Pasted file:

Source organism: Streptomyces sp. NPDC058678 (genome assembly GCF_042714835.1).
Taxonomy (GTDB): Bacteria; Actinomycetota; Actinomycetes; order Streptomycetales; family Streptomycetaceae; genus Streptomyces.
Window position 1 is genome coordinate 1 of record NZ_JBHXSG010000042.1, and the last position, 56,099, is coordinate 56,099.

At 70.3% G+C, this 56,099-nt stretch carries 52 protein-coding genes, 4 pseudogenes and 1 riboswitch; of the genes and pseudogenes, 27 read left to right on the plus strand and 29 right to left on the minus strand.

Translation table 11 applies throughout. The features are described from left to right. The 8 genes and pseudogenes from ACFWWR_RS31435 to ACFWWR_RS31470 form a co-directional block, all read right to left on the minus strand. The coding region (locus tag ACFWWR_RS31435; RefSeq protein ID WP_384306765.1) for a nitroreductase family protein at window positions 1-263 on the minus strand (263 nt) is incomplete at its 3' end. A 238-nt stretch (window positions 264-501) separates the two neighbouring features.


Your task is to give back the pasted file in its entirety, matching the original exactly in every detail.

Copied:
Source organism: Streptomyces sp. NPDC058678 (genome assembly GCF_042714835.1).
Taxonomy (GTDB): Bacteria; Actinomycetota; Actinomycetes; order Streptomycetales; family Streptomycetaceae; genus Streptomyces.
Window position 1 is genome coordinate 1 of record NZ_JBHXSG010000042.1, and the last position, 56,099, is coordinate 56,099.

At 70.3% G+C, this 56,099-nt stretch carries 52 protein-coding genes, 4 pseudogenes and 1 riboswitch; of the genes and pseudogenes, 27 read left to right on the plus strand and 29 right to left on the minus strand.

Translation table 11 applies throughout. The features are described from left to right. The 8 genes and pseudogenes from ACFWWR_RS31435 to ACFWWR_RS31470 form a co-directional block, all read right to left on the minus strand. The coding region (locus tag ACFWWR_RS31435; RefSeq protein ID WP_384306765.1) for a nitroreductase family protein at window positions 1-263 on the minus strand (263 nt) is incomplete at its 3' end. A 238-nt stretch (window positions 264-501) separates the two neighbouring features.